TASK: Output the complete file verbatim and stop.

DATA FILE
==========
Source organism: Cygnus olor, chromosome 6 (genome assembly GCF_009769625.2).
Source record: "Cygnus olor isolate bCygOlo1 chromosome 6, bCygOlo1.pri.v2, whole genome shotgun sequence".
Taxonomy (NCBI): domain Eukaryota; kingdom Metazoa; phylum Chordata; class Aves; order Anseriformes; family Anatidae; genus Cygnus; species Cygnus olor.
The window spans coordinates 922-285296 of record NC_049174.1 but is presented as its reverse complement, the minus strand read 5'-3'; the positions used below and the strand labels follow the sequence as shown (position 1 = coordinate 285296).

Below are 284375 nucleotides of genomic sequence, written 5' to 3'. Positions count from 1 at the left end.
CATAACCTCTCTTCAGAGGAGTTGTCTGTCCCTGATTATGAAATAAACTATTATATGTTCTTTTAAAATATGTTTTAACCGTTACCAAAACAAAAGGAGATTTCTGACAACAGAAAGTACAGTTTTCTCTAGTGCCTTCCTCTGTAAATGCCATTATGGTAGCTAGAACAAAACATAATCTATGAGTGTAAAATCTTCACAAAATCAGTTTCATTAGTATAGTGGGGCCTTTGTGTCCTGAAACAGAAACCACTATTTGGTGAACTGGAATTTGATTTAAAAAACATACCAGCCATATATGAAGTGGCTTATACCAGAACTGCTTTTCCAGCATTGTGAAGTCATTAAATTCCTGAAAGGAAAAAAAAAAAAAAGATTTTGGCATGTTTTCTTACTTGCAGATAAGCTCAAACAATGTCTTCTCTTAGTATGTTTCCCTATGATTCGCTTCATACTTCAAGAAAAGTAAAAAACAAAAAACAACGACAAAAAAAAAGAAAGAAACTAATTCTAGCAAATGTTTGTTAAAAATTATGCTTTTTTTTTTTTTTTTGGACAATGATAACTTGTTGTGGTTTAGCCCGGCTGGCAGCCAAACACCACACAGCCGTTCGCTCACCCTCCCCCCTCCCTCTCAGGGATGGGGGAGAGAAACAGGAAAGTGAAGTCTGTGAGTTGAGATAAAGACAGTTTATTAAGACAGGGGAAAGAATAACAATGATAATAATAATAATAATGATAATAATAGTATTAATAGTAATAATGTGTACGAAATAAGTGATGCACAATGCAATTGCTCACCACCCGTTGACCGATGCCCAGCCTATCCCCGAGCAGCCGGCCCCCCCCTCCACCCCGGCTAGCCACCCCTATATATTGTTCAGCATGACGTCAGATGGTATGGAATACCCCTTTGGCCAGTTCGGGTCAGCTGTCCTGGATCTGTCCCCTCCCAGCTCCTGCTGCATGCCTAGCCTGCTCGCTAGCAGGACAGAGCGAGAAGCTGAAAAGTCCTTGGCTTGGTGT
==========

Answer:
Source organism: Cygnus olor, chromosome 6 (genome assembly GCF_009769625.2).
Source record: "Cygnus olor isolate bCygOlo1 chromosome 6, bCygOlo1.pri.v2, whole genome shotgun sequence".
Taxonomy (NCBI): domain Eukaryota; kingdom Metazoa; phylum Chordata; class Aves; order Anseriformes; family Anatidae; genus Cygnus; species Cygnus olor.
The window spans coordinates 922-285296 of record NC_049174.1 but is presented as its reverse complement, the minus strand read 5'-3'; the positions used below and the strand labels follow the sequence as shown (position 1 = coordinate 285296).

Below are 284375 nucleotides of genomic sequence, written 5' to 3'. Positions count from 1 at the left end.
CATAACCTCTCTTCAGAGGAGTTGTCTGTCCCTGATTATGAAATAAACTATTATATGTTCTTTTAAAATATGTTTTAACCGTTACCAAAACAAAAGGAGATTTCTGACAACAGAAAGTACAGTTTTCTCTAGTGCCTTCCTCTGTAAATGCCATTATGGTAGCTAGAACAAAACATAATCTATGAGTGTAAAATCTTCACAAAATCAGTTTCATTAGTATAGTGGGGCCTTTGTGTCCTGAAACAGAAACCACTATTTGGTGAACTGGAATTTGATTTAAAAAACATACCAGCCATATATGAAGTGGCTTATACCAGAACTGCTTTTCCAGCATTGTGAAGTCATTAAATTCCTGAAAGGAAAAAAAAAAAAAAGATTTTGGCATGTTTTCTTACTTGCAGATAAGCTCAAACAATGTCTTCTCTTAGTATGTTTCCCTATGATTCGCTTCATACTTCAAGAAAAGTAAAAAACAAAAAACAACGACAAAAAAAAAGAAAGAAACTAATTCTAGCAAATGTTTGTTAAAAATTATGCTTTTTTTTTTTTTTTTGGACAATGATAACTTGTTGTGGTTTAGCCCGGCTGGCAGCCAAACACCACACAGCCGTTCGCTCACCCTCCCCCCTCCCTCTCAGGGATGGGGGAGAGAAACAGGAAAGTGAAGTCTGTGAGTTGAGATAAAGACAGTTTATTAAGACAGGGGAAAGAATAACAATGATAATAATAATAATAATGATAATAATAGTATTAATAGTAATAATGTGTACGAAATAAGTGATGCACAATGCAATTGCTCACCACCCGTTGACCGATGCCCAGCCTATCCCCGAGCAGCCGGCCCCCCCCTCCACCCCGGCTAGCCACCCCTATATATTGTTCAGCATGACGTCAGATGGTATGGAATACCCCTTTGGCCAGTTCGGGTCAGCTGTCCTGGATCTGTCCCCTCCCAGCTCCTGCTGCATGCCTAGCCTGCTCGCTAGCAGGACAGAGCGAGAAGCTGAAAAGTCCTTGGCTTGGTGT